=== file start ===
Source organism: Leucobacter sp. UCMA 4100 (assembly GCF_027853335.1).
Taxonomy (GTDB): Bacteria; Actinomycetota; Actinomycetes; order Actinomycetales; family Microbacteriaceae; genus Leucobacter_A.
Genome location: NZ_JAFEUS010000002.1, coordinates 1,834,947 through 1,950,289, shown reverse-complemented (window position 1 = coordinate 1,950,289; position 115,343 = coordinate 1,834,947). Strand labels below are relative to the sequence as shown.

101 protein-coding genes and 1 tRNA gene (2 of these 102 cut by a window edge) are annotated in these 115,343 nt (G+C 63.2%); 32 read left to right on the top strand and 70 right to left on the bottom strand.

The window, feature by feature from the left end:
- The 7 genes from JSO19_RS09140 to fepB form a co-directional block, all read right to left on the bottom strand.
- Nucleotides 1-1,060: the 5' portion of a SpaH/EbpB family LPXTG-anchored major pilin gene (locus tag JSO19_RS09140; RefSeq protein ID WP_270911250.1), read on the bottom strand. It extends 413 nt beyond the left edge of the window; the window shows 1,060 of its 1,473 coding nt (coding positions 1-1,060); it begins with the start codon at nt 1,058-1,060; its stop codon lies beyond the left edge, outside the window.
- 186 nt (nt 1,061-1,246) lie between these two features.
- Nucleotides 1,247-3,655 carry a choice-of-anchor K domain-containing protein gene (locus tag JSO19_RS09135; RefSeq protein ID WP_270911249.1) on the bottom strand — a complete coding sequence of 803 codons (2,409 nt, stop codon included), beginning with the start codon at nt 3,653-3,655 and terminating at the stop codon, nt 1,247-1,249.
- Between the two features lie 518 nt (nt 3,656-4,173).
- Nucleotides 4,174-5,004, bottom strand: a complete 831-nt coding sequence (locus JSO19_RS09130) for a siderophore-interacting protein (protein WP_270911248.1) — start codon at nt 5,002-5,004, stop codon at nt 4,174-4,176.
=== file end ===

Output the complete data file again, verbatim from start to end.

Source organism: Leucobacter sp. UCMA 4100 (assembly GCF_027853335.1).
Taxonomy (GTDB): Bacteria; Actinomycetota; Actinomycetes; order Actinomycetales; family Microbacteriaceae; genus Leucobacter_A.
Genome location: NZ_JAFEUS010000002.1, coordinates 1,834,947 through 1,950,289, shown reverse-complemented (window position 1 = coordinate 1,950,289; position 115,343 = coordinate 1,834,947). Strand labels below are relative to the sequence as shown.

101 protein-coding genes and 1 tRNA gene (2 of these 102 cut by a window edge) are annotated in these 115,343 nt (G+C 63.2%); 32 read left to right on the top strand and 70 right to left on the bottom strand.

The window, feature by feature from the left end:
- The 7 genes from JSO19_RS09140 to fepB form a co-directional block, all read right to left on the bottom strand.
- Nucleotides 1-1,060: the 5' portion of a SpaH/EbpB family LPXTG-anchored major pilin gene (locus tag JSO19_RS09140; RefSeq protein ID WP_270911250.1), read on the bottom strand. It extends 413 nt beyond the left edge of the window; the window shows 1,060 of its 1,473 coding nt (coding positions 1-1,060); it begins with the start codon at nt 1,058-1,060; its stop codon lies beyond the left edge, outside the window.
- 186 nt (nt 1,061-1,246) lie between these two features.
- Nucleotides 1,247-3,655 carry a choice-of-anchor K domain-containing protein gene (locus tag JSO19_RS09135; RefSeq protein ID WP_270911249.1) on the bottom strand — a complete coding sequence of 803 codons (2,409 nt, stop codon included), beginning with the start codon at nt 3,653-3,655 and terminating at the stop codon, nt 1,247-1,249.
- Between the two features lie 518 nt (nt 3,656-4,173).
- Nucleotides 4,174-5,004, bottom strand: a complete 831-nt coding sequence (locus JSO19_RS09130) for a siderophore-interacting protein (protein WP_270911248.1) — start codon at nt 5,002-5,004, stop codon at nt 4,174-4,176.